Less Baggage Less Stuff Less Procrastination

A different kind of travelogue. As an avid young traveller I often wondered what would it would be like when I got older, gathered commitments, created children and accrued debt. This is what it's like.

Grand Tour 2015 #14; Easy Rider, Top Gear & Pedestrianism.

Easy Rider. It’s more than a movie. It’s a brand. It’s a brand in Dalat anyway. In fact it has become a brand all over the place in Vietnam.

Everywhere that there are tourists there are the obligatory signs touting tours to Halong Bay and Motorbike tours. “Easy Rider” is synonymous with motorbike tours. A lot of it’s aimed at backpackers. I had to endure a few episodes of over eager sellers. I’ve had to endure a few episodes of crass ignorant tourists. The only reason these tourism “products’ exist, the only reason the are copied ad infinitum is that previous wealthy tourists have asked for them.

Who knows if the first Easy Rider tour on the back of a motorbike somewhere in the central highlands was asked for by an american or dreamt up by a local? Who cares? It may as well be a chicken vs egg debate.

That the market is filled with persons eager to ‘cash in’ I can understand. That Lonely Planet et al spruik them I also understand. In fairness the guidebooks mostly try to explain that there are riders and there are riders. How to pick a safe one etc etc. You get to hear young men and women from the west haggling and arguing with the touts, you also get to hear their conversations in private as so many people seem to forget that they are not the only souls in the country that speak their language. Some bitch about the prices. (Someone else got it for less and the guidebook says it should cost ‘x’.) Now I’m bitching about them.

I understand why travelers actually think they are poor.

But they are not poor. They are on a limited budget. And they can go home. How many though have arrived in Vietnam (or wherever) on a long haul flight that cost more than a years wages for the vast majority of the population they are visiting.

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I only ask for a little self-awareness.

But then the majority of the planet seems low on self awareness. Nonetheless I am sickened by the smug, self righteousness of people, people not that different to myself, complaining about other people trying to sell them the things that their predecessors bought, things that the traveling set have actually come here to see.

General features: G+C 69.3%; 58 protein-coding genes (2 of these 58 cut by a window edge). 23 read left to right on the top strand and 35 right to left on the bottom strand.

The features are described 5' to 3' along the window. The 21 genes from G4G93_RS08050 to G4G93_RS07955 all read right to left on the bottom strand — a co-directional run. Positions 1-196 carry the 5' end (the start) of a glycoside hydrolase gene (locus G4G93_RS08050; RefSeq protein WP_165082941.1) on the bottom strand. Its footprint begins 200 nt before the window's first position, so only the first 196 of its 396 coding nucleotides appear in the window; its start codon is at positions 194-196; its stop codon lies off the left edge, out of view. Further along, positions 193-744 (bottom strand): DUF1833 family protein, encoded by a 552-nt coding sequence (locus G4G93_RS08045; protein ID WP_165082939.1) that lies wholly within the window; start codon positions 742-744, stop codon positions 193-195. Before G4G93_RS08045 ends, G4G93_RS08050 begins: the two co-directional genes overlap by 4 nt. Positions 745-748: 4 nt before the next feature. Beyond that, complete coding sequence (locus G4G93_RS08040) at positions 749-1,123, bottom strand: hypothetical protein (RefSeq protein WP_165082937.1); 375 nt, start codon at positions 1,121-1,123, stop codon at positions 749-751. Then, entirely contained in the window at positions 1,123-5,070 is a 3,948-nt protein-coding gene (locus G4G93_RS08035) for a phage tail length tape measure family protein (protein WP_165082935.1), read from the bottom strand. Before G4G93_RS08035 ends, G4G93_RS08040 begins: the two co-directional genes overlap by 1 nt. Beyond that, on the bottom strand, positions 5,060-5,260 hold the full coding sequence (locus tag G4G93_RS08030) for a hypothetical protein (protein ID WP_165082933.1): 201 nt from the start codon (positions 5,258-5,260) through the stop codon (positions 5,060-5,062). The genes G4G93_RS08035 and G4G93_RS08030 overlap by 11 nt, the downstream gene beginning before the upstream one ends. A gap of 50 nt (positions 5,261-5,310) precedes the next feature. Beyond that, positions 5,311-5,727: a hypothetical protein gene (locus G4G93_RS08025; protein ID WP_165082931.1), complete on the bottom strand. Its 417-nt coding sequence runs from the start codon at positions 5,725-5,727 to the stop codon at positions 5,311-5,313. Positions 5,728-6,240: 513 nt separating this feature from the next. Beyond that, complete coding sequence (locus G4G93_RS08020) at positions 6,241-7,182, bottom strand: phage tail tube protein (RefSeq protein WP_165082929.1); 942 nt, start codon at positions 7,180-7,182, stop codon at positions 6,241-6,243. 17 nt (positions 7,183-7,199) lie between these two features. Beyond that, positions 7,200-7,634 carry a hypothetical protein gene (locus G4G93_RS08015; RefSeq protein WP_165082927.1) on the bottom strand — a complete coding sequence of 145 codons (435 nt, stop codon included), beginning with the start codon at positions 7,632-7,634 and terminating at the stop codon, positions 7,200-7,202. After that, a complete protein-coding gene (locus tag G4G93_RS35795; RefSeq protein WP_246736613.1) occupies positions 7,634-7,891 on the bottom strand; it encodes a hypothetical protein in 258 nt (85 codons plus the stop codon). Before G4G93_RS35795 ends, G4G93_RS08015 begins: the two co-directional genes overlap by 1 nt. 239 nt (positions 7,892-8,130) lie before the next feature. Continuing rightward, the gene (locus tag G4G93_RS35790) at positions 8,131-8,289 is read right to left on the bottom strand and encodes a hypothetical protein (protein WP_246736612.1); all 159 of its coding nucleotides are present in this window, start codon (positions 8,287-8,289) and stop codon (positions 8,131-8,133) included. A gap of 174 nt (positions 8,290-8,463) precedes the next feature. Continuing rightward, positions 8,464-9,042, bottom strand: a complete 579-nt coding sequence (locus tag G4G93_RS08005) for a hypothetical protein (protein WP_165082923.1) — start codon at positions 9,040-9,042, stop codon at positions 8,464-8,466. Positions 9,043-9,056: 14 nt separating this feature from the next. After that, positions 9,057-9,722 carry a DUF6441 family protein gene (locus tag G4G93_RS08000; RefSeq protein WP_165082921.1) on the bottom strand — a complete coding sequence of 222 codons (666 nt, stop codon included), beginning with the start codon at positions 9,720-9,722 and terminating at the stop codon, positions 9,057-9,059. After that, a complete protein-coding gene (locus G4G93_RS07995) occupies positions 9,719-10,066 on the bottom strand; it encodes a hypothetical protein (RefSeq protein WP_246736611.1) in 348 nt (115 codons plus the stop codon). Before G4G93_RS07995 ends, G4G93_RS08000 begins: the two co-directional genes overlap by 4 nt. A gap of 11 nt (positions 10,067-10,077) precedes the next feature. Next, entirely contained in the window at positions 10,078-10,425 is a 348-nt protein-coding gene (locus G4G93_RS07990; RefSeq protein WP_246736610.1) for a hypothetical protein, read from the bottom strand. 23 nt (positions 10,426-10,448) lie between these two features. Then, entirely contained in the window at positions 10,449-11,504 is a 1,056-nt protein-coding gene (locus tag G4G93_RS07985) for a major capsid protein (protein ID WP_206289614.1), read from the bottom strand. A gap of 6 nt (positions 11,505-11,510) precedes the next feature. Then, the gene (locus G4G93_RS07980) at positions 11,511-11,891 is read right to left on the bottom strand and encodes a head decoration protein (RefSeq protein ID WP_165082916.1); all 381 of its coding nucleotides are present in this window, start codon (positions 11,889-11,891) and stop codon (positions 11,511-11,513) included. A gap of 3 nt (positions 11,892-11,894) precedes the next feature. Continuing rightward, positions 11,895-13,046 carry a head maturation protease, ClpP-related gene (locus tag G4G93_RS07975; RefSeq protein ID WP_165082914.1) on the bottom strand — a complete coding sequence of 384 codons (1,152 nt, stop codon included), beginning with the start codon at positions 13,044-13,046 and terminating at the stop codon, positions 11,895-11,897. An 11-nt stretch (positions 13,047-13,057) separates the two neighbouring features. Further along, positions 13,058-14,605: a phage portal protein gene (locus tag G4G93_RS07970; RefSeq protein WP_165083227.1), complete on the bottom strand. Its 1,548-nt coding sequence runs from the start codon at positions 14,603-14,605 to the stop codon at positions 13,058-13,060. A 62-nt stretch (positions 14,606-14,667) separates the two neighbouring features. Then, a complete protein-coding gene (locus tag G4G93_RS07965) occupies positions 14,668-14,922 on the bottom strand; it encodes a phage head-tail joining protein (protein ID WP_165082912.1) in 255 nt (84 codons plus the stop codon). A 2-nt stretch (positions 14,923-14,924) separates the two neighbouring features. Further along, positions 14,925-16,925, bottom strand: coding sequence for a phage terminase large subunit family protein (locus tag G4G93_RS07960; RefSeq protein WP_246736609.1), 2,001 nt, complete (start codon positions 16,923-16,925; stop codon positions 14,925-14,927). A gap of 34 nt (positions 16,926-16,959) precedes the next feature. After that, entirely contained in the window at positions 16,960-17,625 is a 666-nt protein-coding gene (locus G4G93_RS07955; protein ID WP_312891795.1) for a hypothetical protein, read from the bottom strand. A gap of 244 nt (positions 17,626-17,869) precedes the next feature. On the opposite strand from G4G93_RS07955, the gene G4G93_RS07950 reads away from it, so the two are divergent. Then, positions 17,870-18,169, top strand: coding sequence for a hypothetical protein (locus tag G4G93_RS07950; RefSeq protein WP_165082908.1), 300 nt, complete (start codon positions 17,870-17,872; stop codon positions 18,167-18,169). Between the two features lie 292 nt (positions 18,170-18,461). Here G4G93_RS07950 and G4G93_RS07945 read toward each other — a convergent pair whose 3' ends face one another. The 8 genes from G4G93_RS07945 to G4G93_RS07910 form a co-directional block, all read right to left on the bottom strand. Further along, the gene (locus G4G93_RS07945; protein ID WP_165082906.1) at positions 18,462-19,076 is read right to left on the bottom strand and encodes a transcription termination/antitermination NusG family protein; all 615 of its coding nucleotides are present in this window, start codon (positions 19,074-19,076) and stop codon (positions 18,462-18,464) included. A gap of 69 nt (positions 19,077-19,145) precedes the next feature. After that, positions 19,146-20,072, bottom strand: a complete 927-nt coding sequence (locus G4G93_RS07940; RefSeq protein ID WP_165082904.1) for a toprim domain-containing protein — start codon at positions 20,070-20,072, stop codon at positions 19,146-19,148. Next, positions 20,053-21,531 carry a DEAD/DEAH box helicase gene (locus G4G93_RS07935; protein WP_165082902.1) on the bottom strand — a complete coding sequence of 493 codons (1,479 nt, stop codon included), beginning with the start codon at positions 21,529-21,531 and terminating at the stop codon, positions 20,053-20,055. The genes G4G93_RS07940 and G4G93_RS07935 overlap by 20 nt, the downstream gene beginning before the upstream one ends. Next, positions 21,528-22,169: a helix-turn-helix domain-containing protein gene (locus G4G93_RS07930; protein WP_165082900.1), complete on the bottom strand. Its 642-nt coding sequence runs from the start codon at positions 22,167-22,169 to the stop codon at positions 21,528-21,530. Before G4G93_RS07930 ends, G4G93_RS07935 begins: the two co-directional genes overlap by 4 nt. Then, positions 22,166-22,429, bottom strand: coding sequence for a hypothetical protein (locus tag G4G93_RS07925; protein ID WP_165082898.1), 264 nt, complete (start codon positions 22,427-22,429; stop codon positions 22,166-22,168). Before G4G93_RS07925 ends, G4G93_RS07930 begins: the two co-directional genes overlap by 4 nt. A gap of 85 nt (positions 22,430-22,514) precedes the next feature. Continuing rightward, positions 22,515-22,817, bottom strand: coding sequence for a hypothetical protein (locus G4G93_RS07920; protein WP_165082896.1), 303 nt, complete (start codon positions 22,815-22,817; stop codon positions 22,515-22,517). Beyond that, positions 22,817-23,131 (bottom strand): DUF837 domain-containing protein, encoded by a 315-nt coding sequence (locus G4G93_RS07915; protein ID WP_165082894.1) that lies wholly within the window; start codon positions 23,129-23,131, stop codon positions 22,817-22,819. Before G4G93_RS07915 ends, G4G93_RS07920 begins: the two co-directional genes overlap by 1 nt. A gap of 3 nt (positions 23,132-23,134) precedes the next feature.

The reason the beautiful Hải Vân Mountain Pass is referred to as the “Top Gear Road” in Vietnam is because thats how the relatively cashed up paying customers refer to it.

Brings a whole new meaning to the phrase “get with the programme”.

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I’m on my little road with my little kids in tow and as such hiring 2 motorbikes and riding ourselves around with our kids on the back would be exciting but ultimately very stupid.

We could hire 4 motorbikes with riders. Yes, I would really enjoy watching my 8 year old on a disappear around a blind corner on the back of someone elses motorbike heading straight for a bus. That’s just normal procedure here in Vietnam. My son doesn’t possess the motorbike experience of an 8 month old Vietnamese child. These guys grow up on two wheels. With large parts of their family on the same two wheels. I would be even worse.

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We are far more pedestrian. Literally.

My Dalat highlight was not in any guide book. It was just walking around the backstreets. There are tiny little lanes in behind the traffic choked streets even in this relatively new french designed hill station. They just buzz with life, all parts of if, and they smell as you would expect.

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It’s in there that you bump into the people that work at something other than “front of house”  tourist contact roles. It’s a sort of voyeurism of course. On the other hand, given that we are a mixed family of african and european stock, perhaps it was akin to the circus coming to town. Getting pointed at and getting laughed at and shouted at. It’s loud but its human. It’s the sound of music, Vietnamese TV, cards, kids, cooking and chaos. It’s the sound you hear when you get just a little away from the motorbikes.

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It’s not intrepid. It’s low on adrenaline. It’s a very everyday, workaday experience that I shall miss more than most things here in Vietnam. Just pottering about the streets, exposing ourselves to the folk that are exposed to us. Trying to answer the questions of an 10 year old, trying to keep an 8 year old interested and trying to make sure their mother was not exposed to any rodents.

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One comment on “Grand Tour 2015 #14; Easy Rider, Top Gear & Pedestrianism.

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